While covid deserves some of the blame for brewery failures, it's not the only reason why so many have filed for bankruptcy protection. Overall beer sales have fallen driven by younger people embracing non-alcoholic cocktails, and the rise in popularity of non-beer alcoholic offerings,

Beer sales have fallen to their lowest levels since 1999 and some industry analysts

"Sales declined by more than 5% in the first nine months of the year, dragged down not only by the backlash and boycotts against Anheuser-Busch-owned Bud Light but the changing habits of younger drinkers," according to data from Beer Marketer’s Insights published by the New York Post.

Bud Light parent Anheuser Busch InBev (BUD) faced massive boycotts after it partnered with transgender social media influencer Dylan Mulvaney. It was a very small partnership but it led to a right-wing backlash spurred on by Kid Rock, who posted a video on social media where he chastised the company before shooting up cases of Bud Light with an automatic weapon.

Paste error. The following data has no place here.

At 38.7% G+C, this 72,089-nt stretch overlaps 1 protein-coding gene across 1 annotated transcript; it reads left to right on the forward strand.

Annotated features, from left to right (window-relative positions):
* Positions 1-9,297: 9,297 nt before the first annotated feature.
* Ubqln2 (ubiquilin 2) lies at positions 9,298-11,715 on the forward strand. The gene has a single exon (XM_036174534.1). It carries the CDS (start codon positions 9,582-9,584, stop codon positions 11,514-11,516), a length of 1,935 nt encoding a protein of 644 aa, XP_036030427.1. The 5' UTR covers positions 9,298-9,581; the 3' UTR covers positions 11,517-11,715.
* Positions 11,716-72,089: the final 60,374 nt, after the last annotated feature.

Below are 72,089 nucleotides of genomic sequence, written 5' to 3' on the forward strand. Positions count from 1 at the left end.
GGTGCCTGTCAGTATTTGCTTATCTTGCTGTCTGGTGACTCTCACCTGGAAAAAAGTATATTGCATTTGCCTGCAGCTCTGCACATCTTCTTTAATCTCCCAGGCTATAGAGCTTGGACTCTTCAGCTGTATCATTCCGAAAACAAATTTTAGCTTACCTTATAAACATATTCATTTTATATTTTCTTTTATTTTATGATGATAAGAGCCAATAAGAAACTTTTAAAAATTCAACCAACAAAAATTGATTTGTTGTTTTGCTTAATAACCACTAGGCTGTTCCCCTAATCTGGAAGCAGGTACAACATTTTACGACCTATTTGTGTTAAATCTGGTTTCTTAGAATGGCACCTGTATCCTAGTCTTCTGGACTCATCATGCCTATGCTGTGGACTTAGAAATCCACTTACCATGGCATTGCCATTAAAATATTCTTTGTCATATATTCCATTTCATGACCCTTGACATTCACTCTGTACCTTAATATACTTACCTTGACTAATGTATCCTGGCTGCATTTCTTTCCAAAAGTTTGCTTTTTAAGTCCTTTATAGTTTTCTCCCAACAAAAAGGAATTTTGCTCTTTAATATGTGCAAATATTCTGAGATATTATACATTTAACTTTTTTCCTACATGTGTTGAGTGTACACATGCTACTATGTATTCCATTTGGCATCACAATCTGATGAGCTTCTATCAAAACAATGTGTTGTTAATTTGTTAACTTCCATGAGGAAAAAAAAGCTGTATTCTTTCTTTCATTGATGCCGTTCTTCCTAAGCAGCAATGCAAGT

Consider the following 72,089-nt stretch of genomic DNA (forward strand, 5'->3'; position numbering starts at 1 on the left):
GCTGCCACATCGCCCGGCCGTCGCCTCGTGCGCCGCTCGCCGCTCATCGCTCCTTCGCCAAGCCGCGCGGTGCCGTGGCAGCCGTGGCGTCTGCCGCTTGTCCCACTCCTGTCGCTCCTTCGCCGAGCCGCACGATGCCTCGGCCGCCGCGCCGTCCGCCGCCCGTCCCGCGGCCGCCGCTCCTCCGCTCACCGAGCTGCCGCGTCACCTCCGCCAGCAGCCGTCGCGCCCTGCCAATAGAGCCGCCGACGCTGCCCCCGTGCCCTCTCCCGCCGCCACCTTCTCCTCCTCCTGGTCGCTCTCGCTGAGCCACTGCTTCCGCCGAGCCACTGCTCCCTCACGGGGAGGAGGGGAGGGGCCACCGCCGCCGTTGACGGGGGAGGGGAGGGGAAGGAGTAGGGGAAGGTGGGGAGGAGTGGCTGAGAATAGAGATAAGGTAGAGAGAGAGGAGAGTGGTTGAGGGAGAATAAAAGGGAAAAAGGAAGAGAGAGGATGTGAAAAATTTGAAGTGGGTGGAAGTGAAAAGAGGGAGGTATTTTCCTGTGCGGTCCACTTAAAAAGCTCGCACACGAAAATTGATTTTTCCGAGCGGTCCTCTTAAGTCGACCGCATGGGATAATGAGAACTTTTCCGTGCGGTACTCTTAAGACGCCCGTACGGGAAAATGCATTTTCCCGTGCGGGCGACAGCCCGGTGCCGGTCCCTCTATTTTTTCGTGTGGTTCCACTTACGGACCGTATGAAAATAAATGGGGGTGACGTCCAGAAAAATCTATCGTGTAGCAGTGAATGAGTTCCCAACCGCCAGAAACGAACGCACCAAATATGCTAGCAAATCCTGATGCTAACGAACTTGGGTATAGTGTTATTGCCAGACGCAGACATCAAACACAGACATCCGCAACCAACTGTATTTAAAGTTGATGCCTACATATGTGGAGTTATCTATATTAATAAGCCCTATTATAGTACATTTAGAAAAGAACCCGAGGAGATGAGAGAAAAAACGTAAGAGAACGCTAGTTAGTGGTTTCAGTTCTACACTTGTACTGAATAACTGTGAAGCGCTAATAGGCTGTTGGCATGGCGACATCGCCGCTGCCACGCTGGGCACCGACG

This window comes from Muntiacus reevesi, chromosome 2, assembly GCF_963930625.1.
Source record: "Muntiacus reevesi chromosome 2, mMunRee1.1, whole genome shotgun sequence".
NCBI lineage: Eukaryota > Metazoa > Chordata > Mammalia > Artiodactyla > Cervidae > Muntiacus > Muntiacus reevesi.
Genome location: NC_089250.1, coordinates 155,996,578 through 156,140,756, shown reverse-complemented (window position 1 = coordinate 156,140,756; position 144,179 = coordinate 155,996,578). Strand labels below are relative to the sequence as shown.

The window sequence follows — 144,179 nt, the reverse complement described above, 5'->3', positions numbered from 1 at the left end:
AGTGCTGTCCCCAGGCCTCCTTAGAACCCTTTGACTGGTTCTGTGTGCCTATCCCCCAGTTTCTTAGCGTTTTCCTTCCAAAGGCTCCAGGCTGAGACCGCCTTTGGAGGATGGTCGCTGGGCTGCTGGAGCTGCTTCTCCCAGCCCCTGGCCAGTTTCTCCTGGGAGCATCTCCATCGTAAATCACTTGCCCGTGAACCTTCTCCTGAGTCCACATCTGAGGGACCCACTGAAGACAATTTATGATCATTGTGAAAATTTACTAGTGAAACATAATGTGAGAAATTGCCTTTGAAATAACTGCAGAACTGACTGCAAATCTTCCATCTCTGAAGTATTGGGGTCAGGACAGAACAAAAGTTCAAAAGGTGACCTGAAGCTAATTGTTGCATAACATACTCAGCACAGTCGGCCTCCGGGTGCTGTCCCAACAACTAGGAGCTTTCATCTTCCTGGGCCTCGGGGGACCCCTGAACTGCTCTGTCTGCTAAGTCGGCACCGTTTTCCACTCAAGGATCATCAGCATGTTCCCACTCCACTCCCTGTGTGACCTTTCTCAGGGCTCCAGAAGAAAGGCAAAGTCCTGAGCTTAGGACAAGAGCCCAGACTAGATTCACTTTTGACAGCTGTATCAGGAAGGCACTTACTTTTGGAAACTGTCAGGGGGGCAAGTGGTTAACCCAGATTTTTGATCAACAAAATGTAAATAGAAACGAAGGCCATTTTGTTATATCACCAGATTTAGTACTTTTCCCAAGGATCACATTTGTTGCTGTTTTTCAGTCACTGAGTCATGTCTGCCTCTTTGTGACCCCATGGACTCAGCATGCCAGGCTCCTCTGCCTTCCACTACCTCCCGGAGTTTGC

Another brewery files Chapter 11 bankruptcy

Gizmo Brew Works, which does business under the name Roth Brewing Company LLC, filed for Chapter 11 bankruptcy protection on March 8. In its filing, the company checked the box that indicates that its debts are less than $7.5 million and it chooses to proceed under Subchapter V of Chapter 11. 

"Both small business and subchapter V cases are treated differently than a traditional chapter 11 case primarily due to accelerated deadlines and the speed with which the plan is confirmed," explained. 

Roth Brewing/Gizmo Brew Works shared that it has 50-99 creditors and assets $100,000 and $500,000. The filing noted that the company does expect to have funds available for unsecured creditors. 

The popular brewery operates three taprooms and sells its beer to go at those locations.

"Join us at Gizmo Brew Works Craft Brewery and Taprooms located in Raleigh, Durham, and Chapel Hill, North Carolina. Find us for entertainment, live music, food trucks, beer specials, and most importantly, great-tasting craft beer by Gizmo Brew Works," the company shared on its website.

The company estimates that it has between $1 and $10 million in liabilities (a broad range as the bankruptcy form does not provide a space to be more specific).